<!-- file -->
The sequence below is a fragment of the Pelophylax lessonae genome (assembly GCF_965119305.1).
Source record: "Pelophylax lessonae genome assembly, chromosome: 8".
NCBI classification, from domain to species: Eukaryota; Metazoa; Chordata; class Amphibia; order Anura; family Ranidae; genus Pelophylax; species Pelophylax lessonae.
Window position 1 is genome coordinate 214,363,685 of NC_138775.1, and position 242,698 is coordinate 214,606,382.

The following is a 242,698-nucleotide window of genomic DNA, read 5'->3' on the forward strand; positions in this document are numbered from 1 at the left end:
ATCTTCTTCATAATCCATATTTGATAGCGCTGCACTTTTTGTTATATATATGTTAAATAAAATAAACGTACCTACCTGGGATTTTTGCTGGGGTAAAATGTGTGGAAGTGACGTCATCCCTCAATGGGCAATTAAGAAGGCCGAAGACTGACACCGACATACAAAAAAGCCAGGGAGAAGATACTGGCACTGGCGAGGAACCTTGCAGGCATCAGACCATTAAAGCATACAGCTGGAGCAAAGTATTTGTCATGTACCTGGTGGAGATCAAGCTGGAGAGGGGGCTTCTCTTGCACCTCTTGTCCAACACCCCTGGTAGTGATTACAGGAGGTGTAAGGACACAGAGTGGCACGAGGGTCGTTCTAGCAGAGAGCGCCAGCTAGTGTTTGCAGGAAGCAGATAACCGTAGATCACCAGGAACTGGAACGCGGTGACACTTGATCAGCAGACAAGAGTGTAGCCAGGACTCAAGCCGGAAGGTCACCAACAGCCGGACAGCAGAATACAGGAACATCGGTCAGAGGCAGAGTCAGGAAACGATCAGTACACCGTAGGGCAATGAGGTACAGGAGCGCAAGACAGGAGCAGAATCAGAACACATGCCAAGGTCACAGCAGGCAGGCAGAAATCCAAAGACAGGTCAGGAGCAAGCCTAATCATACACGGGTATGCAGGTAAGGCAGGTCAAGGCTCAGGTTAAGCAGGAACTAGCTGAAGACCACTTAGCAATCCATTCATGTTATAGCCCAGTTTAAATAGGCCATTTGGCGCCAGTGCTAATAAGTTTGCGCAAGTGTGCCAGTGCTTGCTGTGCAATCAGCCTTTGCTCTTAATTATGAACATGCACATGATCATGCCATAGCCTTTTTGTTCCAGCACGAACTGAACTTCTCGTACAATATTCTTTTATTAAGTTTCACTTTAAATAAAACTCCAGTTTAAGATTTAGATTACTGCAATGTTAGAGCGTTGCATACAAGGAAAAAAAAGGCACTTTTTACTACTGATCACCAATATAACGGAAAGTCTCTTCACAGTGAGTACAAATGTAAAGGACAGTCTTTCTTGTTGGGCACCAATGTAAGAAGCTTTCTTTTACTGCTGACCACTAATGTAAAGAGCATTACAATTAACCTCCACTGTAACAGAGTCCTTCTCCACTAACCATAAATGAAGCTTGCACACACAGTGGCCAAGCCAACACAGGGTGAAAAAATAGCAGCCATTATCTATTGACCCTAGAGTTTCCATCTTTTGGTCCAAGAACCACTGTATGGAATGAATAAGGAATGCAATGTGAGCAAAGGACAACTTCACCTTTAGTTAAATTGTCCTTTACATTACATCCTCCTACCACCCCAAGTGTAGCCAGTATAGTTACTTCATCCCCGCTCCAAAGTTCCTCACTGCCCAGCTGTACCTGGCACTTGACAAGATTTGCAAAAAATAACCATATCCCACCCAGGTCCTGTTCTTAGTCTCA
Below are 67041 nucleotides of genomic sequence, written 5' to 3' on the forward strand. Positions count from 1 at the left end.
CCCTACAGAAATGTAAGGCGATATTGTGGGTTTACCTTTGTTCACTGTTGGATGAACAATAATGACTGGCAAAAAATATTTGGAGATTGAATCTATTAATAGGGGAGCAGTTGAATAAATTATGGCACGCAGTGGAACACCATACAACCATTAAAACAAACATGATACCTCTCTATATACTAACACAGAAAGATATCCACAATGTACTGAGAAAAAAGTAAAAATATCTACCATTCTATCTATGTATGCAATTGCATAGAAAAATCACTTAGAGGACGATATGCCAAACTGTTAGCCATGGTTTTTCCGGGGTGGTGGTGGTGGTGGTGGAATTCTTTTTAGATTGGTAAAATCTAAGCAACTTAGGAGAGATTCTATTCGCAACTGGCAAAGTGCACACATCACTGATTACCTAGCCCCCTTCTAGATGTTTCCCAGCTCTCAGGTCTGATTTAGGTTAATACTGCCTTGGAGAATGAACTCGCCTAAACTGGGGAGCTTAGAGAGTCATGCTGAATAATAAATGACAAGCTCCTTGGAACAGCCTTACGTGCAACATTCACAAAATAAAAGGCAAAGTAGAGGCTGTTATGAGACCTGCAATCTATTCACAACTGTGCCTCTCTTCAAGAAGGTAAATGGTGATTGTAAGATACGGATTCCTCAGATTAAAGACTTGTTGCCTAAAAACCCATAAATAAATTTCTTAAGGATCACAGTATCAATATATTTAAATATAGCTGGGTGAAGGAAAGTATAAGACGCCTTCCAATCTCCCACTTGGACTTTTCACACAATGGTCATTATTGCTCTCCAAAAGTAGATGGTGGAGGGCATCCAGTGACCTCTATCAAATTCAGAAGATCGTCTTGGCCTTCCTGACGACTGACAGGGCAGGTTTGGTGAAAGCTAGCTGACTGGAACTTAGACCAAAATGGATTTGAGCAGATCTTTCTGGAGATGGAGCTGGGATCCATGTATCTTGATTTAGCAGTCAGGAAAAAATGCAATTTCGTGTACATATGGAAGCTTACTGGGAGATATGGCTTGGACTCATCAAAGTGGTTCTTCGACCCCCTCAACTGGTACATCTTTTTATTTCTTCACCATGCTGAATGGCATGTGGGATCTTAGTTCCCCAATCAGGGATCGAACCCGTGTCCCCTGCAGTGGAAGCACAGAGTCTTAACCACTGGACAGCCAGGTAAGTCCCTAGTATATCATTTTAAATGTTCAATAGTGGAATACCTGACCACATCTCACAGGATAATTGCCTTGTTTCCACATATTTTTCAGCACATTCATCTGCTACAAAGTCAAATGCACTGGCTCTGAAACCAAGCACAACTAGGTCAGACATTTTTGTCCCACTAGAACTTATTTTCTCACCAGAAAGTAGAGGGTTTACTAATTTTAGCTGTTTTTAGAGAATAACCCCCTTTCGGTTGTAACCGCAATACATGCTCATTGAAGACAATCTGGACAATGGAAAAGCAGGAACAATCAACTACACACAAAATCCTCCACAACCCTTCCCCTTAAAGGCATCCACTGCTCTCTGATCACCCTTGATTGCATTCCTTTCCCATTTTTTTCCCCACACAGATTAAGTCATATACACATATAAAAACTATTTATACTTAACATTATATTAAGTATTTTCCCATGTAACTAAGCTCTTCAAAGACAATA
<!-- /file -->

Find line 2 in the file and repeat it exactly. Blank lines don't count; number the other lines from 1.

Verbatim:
Source record: "Pelophylax lessonae genome assembly, chromosome: 8".